Like many on Thursday, she refused to reveal her name for fear that the outbreak of war would lead to a further crackdown on freedoms.

One of the dwindling human rights activists, Marina Litvinovich, called for an anti-war protest in Moscow on Thursday night and was promptly arrested. Police buses and riot police descended on Pushkin Square, where she had urged people to gather. An actor has issued a directive from his state-run Moscow theater saying ‘any negative comments’ about the war would be viewed by authorities as ‘treason’.

Over the past three months, as U.S. officials warned that Putin’s troop build-up was a prelude to an invasion, Russians dismissed those remarks as the West’s failure to understand their president’s fundamental determination to manage risks and avoid rash moves with unforeseeable consequences. And with prominent opposition figures imprisoned or exiled, few figures had the clout to organize an anti-war movement.

Some government-linked public figures backtracked, though they acknowledged it was too late. Ivan Urgant, the most prominent late-night comedian on state television, had ridiculed the idea of ​​an impending war on his show earlier this month. On Thursday, he posted a black square on Instagram with the words: “Fear and pain”.

Ksenia Sobchak, another TV celebrity whose father was mayor of St. Petersburg and Putin’s mentor in the 1990s, posted on Instagram that from now on she would only “believe in the worst possible scenarios” on the future of his country. A few days earlier, she had praised Putin as a “mature and adequate politician” compared to his Ukrainian and American counterparts.

“We are now all trapped in this situation,” she wrote on Thursday. “There is no exit. We Russians will spend many years digging into the consequences of this day.

During the pandemic, analysts had noticed a change in Putin – a man who isolated himself in a bubble of social distancing unparalleled among Western leaders. Isolated, he seemed to grow more aggrieved and emotional and increasingly spoke of his mission in stark historical terms. His public remarks descended deeper and deeper into distorted historiography as he spoke of the need to right the perceived historical wrongs suffered by Russia over the centuries at the hands of the West.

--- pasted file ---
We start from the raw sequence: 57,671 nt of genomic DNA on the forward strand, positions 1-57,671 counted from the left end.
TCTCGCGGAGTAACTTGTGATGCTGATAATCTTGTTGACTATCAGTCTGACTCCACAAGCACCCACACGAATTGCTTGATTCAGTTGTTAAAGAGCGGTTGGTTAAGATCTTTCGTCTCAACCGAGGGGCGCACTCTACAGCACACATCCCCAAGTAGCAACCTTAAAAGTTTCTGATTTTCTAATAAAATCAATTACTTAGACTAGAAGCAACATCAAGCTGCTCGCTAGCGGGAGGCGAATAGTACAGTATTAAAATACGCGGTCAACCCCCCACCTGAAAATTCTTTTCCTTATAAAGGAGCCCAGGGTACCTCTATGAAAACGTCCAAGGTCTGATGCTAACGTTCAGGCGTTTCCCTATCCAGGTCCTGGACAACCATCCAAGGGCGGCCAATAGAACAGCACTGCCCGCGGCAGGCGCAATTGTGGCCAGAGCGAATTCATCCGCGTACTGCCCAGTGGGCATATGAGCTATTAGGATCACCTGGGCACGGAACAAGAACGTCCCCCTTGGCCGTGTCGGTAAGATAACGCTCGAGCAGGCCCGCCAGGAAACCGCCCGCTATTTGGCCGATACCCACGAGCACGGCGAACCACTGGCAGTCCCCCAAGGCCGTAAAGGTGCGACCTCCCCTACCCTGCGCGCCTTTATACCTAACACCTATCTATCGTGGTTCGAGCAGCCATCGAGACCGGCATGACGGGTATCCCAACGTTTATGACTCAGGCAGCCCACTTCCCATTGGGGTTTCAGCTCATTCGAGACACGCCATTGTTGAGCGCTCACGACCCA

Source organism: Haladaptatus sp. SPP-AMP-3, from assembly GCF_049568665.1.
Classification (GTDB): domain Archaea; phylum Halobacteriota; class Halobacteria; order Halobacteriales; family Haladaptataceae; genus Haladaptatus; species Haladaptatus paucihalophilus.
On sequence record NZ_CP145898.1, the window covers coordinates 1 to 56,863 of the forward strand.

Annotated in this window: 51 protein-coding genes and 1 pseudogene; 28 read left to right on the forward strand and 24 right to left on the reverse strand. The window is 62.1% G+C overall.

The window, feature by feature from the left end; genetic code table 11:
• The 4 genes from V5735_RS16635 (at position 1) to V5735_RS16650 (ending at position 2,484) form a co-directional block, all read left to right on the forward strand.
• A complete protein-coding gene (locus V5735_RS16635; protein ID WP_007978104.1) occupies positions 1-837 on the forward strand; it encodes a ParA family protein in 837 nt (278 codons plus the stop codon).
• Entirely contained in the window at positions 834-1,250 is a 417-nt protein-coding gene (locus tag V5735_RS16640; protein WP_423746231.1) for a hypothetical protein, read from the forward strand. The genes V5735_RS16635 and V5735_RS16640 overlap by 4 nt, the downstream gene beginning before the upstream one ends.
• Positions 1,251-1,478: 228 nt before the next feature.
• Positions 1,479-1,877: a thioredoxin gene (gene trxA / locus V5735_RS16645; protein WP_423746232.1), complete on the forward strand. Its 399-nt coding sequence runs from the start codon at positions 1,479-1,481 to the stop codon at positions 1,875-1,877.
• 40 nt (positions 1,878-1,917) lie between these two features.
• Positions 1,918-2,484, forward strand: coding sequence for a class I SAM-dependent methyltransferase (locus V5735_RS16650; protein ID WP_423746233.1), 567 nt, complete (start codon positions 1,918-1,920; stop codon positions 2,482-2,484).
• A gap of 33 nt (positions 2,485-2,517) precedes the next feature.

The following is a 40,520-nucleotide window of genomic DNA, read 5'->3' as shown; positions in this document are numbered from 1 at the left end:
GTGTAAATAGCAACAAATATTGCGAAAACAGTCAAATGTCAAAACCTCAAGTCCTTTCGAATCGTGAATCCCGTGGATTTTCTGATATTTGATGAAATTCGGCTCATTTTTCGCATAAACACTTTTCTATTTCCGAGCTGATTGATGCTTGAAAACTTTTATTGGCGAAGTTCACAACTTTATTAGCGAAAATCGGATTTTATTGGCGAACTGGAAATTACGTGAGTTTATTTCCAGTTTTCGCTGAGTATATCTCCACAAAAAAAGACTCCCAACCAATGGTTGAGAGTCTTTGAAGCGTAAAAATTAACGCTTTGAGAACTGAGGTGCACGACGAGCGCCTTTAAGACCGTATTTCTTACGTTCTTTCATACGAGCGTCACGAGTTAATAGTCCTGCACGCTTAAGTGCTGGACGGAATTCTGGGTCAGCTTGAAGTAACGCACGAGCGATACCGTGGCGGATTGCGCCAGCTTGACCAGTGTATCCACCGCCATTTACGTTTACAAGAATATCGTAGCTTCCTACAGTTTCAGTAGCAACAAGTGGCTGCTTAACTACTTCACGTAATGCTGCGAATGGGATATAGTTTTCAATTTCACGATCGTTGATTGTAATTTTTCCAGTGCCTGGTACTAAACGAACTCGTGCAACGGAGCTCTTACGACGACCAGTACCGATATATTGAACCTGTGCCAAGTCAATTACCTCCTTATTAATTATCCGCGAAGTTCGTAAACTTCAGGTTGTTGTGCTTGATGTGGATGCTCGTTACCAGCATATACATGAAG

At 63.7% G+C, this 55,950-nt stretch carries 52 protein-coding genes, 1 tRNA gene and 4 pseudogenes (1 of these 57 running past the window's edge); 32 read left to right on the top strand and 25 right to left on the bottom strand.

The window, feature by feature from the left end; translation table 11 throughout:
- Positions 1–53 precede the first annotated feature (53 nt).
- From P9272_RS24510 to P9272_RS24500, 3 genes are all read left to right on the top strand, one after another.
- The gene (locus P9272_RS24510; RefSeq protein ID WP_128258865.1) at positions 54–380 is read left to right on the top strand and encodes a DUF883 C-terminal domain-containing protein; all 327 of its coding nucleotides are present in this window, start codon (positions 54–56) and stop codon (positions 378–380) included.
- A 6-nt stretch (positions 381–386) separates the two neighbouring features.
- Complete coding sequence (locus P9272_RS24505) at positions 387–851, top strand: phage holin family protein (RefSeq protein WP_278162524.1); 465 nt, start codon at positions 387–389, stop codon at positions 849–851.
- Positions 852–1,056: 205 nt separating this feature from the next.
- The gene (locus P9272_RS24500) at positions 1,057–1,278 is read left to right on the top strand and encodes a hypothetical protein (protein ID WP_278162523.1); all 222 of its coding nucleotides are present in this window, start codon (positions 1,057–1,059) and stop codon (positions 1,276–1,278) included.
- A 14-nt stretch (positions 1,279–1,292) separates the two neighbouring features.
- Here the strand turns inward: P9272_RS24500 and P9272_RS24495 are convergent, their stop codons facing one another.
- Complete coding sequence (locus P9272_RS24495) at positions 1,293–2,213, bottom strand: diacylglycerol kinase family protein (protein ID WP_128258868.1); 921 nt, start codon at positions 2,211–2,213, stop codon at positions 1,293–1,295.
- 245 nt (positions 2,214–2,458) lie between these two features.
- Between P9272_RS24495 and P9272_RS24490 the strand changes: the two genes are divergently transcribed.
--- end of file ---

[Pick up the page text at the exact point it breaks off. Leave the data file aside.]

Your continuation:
Political scientist Gleb Pavlovsky, a close adviser to Putin until his falling out with him in 2011, said he was stunned by the president’s grim portrayal of Ukraine as a dire threat to Russia in his hour-long speech to the nation on Monday.

“I have no idea where he got all this from; he seems to be reading something totally strange,” Pavlovsky said. “He became an isolated man, more isolated than Stalin was.”

Stanovaya, the analyst, said she now feels Putin’s heightened obsession with history in recent years has become key to understanding his motivation. After all, the war against Ukraine seemed impossible to explain strategically, as it had no clear resolution and would inevitably only increase anti-Russian sentiment abroad and intensify Russia’s confrontation with Russia. NATO alliance.

“Putin has gone to a place where he considers it more important, more interesting, more compelling to fight for restoring historical justice than for Russia’s strategic priorities,” Stanovaya said. “This morning I realized that a certain change had taken place.”

She said that by all appearances the ruling elite around Putin did not realize Thursday’s war was coming and were unsure how to react. Beyond state television personalities and pro-Kremlin politicians, few prominent Russians have spoken out in favor of the war.

But that, she said, did not mean Putin risked some sort of palace coup, given his grip on the country’s sprawling security apparatus and his extensive crackdown on dissent over the past from last year.

“He can still act for a long time,” Stanovaya said. “In Russia, he is virtually immune to political risks.”